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Snowpiercer, the sci-fi comicbook adaptation from Korean genre master Boong Joon-ho (The Host, Mother) will get a special gala screening at this year’s Berlin International Film Festival as part of Berlin’s Forum sidebar.
Boong’s English-language debut, based on the graphic novel by French artist Jean-Marc Rochette, is set on the cusp of an impending ice age caused by human environmental destruction. The world’s last survivors are left circling the earth on a non-stop express train, where the rich ride in the luxury carriages up front and the poor languish in the back. The film stars Chris Evans, Tilda Swinton, John Hurt, and Korean actors Song Kang-ho and Ko Asung.
At the other end of the cinematic scale, the Forum this year will also dedicate special screenings to two new documentaries exploring the recent political upheaval in Egypt. Jehane Noujaim’s Oscar-nominated The Square looks at a group of activists over a period of more than two years as Egypt is engulfed in the revolution centered on Tahir Square. In Viola Shafik’s Arij (Scent of Revolution), follows a four very different Egyptians: a Coptic activist, a socialist writer, a young cyberspace designer and the biggest collector of photo negatives in the country, to create a complex picture of the country and its politics. The film will have its world premiere in Berlin.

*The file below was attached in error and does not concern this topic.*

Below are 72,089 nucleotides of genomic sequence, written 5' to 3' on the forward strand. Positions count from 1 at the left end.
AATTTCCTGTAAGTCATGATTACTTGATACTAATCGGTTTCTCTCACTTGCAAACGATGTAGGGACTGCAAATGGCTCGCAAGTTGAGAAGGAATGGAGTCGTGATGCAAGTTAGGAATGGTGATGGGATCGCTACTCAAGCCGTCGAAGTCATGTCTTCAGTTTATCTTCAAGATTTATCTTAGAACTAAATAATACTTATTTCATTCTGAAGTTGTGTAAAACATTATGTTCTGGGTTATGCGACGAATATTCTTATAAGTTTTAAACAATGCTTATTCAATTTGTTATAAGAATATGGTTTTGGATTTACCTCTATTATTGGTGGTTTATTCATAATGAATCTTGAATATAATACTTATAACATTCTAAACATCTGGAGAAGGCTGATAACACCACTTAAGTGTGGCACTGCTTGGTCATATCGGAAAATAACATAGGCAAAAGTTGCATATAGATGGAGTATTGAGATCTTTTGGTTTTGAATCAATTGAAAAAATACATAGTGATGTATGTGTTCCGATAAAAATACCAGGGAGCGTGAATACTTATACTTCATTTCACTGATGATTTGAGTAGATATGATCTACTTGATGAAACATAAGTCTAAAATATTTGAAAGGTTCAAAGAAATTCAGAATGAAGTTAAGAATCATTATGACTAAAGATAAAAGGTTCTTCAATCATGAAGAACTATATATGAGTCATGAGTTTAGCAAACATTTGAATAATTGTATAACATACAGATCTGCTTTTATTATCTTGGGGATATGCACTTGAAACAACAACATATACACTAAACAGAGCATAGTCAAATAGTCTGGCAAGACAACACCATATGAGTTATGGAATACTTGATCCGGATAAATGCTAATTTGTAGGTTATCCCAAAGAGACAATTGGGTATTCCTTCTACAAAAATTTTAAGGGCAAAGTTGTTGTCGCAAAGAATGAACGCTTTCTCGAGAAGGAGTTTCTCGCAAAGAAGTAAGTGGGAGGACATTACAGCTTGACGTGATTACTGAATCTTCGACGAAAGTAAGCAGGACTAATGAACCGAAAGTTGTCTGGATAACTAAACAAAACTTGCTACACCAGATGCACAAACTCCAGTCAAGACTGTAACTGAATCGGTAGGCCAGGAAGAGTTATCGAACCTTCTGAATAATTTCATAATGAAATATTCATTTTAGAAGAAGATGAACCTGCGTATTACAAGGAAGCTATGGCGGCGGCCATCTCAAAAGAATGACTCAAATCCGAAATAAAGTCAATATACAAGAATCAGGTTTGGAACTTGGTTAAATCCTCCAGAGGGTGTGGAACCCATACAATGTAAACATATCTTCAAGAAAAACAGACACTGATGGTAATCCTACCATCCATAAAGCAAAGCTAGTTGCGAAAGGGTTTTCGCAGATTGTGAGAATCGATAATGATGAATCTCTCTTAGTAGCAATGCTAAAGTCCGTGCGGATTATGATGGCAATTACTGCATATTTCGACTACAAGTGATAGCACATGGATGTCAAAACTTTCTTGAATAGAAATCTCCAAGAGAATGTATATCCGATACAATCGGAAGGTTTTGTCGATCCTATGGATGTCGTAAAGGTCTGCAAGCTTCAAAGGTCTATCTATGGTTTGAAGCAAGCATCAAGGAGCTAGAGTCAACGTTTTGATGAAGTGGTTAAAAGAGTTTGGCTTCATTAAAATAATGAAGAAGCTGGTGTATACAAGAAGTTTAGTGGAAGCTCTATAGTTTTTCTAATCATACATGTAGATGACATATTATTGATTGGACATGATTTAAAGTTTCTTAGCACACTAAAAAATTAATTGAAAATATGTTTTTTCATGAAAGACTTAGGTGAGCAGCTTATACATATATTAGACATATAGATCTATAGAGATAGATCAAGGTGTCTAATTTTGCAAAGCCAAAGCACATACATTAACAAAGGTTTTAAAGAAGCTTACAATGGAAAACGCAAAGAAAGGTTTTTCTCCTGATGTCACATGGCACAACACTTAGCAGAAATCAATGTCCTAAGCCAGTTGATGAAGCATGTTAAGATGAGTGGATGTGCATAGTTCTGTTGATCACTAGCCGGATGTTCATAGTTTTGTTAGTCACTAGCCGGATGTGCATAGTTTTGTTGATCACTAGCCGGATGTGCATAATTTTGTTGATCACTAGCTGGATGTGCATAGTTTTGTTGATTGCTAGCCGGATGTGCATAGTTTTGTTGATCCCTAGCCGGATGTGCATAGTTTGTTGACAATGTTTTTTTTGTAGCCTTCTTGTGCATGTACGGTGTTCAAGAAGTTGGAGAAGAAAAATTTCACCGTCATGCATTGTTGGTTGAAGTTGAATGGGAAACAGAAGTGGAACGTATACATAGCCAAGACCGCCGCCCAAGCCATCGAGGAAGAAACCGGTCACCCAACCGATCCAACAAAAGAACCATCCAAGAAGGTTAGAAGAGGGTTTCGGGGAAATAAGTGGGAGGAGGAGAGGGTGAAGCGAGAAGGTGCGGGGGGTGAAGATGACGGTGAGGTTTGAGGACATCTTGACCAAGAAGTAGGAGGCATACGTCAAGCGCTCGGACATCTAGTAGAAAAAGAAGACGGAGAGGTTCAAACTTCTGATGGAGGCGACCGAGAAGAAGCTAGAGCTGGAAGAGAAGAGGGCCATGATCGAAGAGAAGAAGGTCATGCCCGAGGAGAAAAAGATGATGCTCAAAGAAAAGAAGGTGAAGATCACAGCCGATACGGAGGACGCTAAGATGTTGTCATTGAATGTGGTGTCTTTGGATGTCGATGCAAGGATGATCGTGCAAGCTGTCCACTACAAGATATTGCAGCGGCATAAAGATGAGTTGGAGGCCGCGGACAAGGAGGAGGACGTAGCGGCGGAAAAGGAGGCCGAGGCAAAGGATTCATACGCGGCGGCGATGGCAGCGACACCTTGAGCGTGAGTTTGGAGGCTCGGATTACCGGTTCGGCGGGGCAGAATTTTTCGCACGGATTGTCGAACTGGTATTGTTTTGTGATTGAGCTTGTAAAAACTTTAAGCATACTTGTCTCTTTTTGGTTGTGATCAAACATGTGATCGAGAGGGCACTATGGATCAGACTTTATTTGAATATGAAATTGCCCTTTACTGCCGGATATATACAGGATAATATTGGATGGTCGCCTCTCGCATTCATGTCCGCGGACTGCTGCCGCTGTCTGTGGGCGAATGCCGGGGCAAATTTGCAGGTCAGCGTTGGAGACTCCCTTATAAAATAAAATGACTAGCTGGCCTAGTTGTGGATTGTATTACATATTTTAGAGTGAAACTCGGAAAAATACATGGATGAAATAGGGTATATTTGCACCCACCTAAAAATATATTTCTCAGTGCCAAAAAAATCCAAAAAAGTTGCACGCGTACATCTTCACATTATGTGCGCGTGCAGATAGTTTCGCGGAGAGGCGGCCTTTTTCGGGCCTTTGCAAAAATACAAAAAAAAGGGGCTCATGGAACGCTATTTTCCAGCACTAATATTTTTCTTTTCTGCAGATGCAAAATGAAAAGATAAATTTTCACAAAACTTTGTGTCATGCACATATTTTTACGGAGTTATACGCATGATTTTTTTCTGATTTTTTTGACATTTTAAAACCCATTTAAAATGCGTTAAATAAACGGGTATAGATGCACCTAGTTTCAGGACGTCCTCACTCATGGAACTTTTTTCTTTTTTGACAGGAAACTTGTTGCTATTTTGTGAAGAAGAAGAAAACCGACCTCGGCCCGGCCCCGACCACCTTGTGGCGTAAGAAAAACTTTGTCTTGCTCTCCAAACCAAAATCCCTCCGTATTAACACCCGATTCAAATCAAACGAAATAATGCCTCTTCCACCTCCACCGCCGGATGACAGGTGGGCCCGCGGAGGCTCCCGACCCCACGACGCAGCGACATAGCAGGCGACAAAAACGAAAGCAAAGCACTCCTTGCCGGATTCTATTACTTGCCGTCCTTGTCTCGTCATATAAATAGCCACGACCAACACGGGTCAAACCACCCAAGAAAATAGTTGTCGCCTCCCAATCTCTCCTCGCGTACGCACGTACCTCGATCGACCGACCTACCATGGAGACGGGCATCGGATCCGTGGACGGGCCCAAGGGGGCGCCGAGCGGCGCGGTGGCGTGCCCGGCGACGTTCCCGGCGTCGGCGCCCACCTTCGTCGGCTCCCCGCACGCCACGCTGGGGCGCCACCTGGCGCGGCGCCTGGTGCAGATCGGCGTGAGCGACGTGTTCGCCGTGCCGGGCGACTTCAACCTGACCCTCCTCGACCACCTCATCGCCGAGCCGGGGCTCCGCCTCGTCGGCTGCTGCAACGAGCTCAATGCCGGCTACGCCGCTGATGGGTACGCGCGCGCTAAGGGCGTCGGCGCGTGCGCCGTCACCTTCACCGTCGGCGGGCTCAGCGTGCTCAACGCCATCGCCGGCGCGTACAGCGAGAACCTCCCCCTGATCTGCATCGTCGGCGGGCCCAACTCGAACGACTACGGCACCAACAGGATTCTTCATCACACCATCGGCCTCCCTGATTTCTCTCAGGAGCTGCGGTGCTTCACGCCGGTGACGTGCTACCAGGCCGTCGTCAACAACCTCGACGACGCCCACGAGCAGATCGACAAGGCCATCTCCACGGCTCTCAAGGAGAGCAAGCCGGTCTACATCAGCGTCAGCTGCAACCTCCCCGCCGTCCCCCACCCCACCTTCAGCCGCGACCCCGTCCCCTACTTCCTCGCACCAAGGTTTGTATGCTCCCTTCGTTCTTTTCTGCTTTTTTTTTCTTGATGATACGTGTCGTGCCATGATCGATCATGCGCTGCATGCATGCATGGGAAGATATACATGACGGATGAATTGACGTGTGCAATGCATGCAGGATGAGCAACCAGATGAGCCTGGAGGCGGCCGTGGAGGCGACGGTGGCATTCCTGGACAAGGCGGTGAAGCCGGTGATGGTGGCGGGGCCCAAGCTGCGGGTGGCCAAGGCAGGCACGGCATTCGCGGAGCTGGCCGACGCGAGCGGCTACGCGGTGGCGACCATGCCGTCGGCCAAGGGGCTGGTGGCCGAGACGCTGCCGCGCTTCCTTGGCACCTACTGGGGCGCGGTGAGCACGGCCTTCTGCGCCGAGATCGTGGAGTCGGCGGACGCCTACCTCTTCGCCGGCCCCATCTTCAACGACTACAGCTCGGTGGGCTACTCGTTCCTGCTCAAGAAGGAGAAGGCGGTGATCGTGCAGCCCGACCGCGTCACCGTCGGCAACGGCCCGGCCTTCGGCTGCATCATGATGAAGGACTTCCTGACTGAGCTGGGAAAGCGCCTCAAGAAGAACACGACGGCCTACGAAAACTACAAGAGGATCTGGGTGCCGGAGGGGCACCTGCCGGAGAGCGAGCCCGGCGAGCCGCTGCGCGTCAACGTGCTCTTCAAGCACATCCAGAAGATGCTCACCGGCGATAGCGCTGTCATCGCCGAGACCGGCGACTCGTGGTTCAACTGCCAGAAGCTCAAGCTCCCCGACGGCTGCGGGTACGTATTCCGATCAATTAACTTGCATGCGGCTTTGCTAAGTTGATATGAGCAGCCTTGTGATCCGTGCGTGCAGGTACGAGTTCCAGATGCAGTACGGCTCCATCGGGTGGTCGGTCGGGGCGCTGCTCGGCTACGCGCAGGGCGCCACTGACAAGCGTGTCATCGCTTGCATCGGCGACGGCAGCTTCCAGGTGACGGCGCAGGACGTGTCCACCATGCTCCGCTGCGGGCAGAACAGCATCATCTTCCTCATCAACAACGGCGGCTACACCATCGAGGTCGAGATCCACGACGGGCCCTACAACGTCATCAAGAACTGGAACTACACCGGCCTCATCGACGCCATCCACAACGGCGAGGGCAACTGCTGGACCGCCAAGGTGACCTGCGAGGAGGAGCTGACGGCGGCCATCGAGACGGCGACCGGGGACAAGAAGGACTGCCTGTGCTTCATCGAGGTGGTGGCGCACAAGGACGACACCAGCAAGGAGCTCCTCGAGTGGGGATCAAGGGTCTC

Two other documentaries also celebrating their world premieres in Berlin’s Forum section this year are the “anti-music film” DMD KIU LIDT from Austrian filmmaker Georg Tiller, named for the latest album from Berlin-based, anti-capitalist Austrian rock band Ja, Panik and Indian documentary Journey with Prabhat by Jessica Sadana and Samarth Dixit about the history of India’s legendary Prabhat Film Company.
As part of their efforts to show newly restored archive prints, the Forum will screen the premiere of the new print of German Concentration Camps Factual Survey, a collection of footage filmed by the British at the liberation of the Bergen-Belsen concentration camp. The footage was original intended to be made into a documentary, with Alfred Hitchcock advising on the project. A documentary on that lost film is the subject of the documentary Night Will Fall, which will have a Berlinale Special gala screening in Berlin’s official selection.
Other newly-restored prints that will get a special Forum presentation include the nearly four hour documentary Shamans of the Blind Country by Michael Oppitz, which was first shown at the 1981 Forum. The film traces Oppitz’ trips to the Magar people of Nepal in the 1970s as part of his research into their form of shamanism. Tender are the Feet, a 1972 Burmese film from director Maung Wunna, recently restored from an analogue video tape, will also get a Forum special screening, as will a trio of films from director Noboru Nakamura, an influential force in the world of post World War 2 cinema in Japan.
The 2014 Berlin International Film Festival runs Feb. 6-16.
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